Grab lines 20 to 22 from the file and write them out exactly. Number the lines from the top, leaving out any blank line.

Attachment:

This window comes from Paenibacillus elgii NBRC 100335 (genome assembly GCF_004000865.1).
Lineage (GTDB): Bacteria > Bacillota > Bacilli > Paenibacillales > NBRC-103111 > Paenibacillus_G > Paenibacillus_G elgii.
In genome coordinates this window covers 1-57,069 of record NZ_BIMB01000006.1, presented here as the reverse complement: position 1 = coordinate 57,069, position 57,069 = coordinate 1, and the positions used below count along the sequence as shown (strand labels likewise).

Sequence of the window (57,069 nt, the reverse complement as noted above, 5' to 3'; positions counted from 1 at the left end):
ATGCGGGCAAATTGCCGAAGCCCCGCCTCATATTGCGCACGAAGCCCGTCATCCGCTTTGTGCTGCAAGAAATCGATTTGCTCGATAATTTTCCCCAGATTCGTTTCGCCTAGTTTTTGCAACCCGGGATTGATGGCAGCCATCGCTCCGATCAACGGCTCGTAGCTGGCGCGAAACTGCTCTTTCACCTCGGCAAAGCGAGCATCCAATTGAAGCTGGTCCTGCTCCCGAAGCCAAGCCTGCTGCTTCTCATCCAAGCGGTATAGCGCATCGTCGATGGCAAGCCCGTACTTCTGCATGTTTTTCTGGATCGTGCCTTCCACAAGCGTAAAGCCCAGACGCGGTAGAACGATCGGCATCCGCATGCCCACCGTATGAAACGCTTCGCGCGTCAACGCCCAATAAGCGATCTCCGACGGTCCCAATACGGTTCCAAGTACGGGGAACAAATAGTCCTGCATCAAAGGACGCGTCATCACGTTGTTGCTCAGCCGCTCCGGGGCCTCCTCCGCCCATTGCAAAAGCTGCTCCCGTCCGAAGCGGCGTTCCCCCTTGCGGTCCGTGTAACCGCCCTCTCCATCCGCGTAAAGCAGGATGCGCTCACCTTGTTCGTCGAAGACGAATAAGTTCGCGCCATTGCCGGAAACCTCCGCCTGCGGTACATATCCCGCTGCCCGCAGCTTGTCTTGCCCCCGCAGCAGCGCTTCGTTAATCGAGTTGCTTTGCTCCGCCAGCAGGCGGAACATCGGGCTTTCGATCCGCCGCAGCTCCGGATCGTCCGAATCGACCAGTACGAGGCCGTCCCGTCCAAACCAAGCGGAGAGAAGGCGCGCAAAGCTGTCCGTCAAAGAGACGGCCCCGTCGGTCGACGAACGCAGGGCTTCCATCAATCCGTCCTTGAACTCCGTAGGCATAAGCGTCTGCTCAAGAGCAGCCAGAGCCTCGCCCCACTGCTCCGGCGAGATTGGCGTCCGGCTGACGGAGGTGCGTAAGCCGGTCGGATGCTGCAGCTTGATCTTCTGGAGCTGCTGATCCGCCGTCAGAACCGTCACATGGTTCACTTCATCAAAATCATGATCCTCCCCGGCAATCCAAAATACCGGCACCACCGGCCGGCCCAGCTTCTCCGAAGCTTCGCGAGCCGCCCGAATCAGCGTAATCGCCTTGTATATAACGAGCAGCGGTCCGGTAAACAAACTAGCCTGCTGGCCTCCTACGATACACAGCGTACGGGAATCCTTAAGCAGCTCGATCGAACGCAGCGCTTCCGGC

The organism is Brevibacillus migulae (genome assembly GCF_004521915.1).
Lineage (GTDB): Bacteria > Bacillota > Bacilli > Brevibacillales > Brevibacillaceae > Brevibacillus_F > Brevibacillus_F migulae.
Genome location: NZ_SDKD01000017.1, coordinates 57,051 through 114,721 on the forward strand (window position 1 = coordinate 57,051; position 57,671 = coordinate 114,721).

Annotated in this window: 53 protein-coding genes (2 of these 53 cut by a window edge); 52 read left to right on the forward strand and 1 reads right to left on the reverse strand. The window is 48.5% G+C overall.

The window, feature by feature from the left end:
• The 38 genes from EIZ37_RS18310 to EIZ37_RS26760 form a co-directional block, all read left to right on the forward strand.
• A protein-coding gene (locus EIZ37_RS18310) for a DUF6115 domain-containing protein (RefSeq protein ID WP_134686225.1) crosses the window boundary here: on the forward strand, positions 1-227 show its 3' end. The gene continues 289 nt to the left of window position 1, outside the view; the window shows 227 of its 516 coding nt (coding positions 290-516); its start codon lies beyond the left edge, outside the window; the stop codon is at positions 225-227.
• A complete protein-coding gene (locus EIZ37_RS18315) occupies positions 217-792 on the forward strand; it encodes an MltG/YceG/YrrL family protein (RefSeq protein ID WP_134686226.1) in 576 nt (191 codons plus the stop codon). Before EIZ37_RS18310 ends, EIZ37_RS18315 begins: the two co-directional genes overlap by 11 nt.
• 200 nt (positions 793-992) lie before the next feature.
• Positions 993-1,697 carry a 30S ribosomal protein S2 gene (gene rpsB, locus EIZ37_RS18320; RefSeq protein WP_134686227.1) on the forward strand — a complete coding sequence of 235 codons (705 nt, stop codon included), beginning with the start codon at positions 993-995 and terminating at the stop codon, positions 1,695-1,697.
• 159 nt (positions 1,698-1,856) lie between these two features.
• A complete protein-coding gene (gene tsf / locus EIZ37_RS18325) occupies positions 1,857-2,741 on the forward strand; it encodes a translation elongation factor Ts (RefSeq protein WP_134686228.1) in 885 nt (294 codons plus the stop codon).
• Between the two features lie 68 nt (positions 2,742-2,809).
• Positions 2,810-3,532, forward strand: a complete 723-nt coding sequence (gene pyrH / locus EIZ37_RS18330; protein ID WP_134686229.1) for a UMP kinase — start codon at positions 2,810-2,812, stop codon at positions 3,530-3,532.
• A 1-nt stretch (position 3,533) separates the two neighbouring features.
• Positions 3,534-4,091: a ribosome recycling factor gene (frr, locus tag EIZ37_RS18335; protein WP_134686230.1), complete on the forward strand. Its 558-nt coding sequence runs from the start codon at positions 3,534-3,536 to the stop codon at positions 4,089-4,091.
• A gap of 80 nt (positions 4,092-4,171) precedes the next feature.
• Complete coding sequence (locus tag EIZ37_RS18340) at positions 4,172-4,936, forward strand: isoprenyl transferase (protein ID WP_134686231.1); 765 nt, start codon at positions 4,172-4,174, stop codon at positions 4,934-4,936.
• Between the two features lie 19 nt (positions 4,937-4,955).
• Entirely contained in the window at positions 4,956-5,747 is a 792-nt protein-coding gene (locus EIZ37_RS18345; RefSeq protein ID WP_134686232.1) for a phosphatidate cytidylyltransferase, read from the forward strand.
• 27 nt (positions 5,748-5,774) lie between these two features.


• A 1-nt stretch (position 3,533) separates the two neighbouring features.
• Positions 3,534-4,091: a ribosome recycling factor gene (frr, locus tag EIZ37_RS18335; protein WP_134686230.1), complete on the forward strand. Its 558-nt coding sequence runs from the start codon at positions 3,534-3,536 to the stop codon at positions 4,089-4,091.
• A gap of 80 nt (positions 4,092-4,171) precedes the next feature.